# Line integral on complex numbers

I want to solve this integral integral

$$\int_{\gamma} \frac{e^{iz}}{z^2},\quad \gamma(t)=e^{it}\text{ and } 0 \leq t\leq 2\pi$$

My attempt:

$$f(\gamma(t))=\frac{e^{ie^{it}}}{{(e^{it})}^2}={(e^i)^{e^{it}-2t}} \text{ and } \gamma'(t)=ie^{it}$$

So $$\int_{\gamma}\frac{e^{iz}}{z^2}= \int_{o}^{2\pi}{(e^i)^{e^{it}-2t}} \cdot ie^{it}=i\int_{o}^{2\pi}{(e^i)^{e^{it}-t}}$$

from here I don't know how to continue, it's probably something basic, but I can't find it.

• You could use Cauchy's Integral Formula for Derivatives Jun 11, 2022 at 21:14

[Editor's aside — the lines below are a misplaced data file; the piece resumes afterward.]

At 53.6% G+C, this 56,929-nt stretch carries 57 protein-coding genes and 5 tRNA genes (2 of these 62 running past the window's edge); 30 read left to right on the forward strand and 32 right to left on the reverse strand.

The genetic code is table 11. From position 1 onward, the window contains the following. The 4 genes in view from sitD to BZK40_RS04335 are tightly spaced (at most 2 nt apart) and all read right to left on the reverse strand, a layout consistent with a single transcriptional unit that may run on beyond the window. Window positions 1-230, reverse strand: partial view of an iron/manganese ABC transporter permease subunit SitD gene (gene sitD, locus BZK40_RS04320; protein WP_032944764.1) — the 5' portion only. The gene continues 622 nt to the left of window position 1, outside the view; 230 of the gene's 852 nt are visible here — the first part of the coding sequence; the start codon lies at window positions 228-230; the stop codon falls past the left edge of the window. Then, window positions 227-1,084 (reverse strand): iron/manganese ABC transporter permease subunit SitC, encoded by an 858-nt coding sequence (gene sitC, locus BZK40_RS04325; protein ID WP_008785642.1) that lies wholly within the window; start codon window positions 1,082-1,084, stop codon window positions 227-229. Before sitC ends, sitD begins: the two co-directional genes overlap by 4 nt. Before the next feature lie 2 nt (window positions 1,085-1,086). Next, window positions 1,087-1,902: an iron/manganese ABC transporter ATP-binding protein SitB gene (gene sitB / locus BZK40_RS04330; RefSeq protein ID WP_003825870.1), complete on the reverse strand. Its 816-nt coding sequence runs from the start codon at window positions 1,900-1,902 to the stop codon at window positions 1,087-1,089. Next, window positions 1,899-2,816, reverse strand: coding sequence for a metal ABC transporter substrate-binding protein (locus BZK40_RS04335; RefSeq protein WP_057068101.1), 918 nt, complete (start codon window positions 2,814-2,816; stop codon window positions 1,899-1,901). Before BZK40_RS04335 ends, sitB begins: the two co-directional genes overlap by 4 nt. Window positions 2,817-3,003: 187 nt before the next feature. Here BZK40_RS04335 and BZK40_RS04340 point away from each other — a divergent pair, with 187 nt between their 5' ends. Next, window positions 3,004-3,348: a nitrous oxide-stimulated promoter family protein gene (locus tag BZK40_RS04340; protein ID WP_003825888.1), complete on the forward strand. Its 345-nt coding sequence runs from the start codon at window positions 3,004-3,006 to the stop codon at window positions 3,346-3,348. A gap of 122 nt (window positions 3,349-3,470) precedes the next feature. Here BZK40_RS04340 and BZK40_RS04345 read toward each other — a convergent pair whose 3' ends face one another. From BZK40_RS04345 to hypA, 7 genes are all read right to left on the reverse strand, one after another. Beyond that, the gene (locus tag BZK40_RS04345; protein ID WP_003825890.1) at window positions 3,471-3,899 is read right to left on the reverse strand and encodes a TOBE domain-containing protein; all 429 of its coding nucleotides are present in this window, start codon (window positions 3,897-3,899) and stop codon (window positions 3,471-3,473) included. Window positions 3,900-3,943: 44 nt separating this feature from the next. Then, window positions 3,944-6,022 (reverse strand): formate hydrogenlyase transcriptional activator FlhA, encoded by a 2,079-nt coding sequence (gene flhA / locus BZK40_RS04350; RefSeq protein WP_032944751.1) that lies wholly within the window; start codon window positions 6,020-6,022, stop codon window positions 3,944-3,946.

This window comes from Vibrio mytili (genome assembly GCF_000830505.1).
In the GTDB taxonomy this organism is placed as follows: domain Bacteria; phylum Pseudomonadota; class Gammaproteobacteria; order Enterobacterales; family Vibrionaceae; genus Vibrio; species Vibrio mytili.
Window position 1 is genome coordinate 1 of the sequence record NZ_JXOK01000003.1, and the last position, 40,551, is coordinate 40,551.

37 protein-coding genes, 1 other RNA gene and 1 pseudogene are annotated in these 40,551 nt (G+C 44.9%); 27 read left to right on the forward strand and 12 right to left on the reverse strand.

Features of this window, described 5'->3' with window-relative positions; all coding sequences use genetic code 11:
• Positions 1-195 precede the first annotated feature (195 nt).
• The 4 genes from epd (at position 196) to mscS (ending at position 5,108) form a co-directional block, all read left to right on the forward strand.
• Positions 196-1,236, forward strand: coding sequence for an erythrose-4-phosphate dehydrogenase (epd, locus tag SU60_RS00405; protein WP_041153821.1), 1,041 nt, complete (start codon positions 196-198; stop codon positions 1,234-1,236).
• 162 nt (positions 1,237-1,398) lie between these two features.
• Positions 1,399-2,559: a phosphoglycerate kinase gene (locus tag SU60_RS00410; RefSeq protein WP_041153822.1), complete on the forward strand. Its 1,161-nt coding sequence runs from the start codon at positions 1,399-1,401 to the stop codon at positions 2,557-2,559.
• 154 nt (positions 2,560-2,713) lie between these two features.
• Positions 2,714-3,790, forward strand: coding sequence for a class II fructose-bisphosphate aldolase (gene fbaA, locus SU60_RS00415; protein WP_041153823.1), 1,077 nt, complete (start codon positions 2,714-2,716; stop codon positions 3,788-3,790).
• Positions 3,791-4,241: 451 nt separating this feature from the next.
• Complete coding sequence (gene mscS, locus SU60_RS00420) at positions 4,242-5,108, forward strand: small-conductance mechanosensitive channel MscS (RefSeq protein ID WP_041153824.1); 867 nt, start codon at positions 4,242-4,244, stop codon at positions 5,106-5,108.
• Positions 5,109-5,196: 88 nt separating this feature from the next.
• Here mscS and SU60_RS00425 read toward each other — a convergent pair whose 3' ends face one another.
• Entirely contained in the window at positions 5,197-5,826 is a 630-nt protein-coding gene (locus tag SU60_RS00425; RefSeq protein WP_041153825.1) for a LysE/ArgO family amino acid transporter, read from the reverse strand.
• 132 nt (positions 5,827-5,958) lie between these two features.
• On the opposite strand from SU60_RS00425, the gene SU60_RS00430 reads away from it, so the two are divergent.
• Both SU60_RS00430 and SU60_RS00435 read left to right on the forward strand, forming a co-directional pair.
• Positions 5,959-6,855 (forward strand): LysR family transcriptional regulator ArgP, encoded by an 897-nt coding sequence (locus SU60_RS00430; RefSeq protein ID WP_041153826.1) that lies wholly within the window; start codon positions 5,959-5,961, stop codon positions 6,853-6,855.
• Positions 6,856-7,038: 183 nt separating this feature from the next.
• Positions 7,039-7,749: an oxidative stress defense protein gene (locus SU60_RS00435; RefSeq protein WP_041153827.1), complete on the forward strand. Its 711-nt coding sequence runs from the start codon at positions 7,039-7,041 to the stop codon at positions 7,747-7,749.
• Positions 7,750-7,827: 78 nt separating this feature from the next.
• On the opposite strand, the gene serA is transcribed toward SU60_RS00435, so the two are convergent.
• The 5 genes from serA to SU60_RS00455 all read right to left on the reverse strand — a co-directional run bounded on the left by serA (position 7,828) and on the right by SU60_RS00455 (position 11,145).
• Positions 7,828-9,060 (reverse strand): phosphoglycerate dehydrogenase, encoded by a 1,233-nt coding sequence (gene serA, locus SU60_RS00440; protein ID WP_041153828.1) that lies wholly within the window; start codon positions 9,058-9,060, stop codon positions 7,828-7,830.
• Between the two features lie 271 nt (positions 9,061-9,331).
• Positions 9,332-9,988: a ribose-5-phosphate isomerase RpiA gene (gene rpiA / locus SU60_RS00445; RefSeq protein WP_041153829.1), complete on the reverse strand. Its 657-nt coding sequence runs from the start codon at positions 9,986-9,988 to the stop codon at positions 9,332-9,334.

This is best solved by the residue theorem, you have an enclosed pole in the contour. Develop the exponential in its Taylor expansion and observe the residue value at $$z = 0$$.
$$e^{iz} = 1 + (iz) + \frac{(iz)^2}{2!} + ..$$ Hence $$\frac{e^{iz}}{z^2} = \frac{1}{z^2}+ \frac{i}{z} - \frac{1}{2!} + ..$$ Hence, the residue at zero is just $$i$$; there is a simple pole at $$z= 0$$.
The value of the integral is $$2\pi i$$ times the sum of the enclosed residues so it's $$-2\pi$$.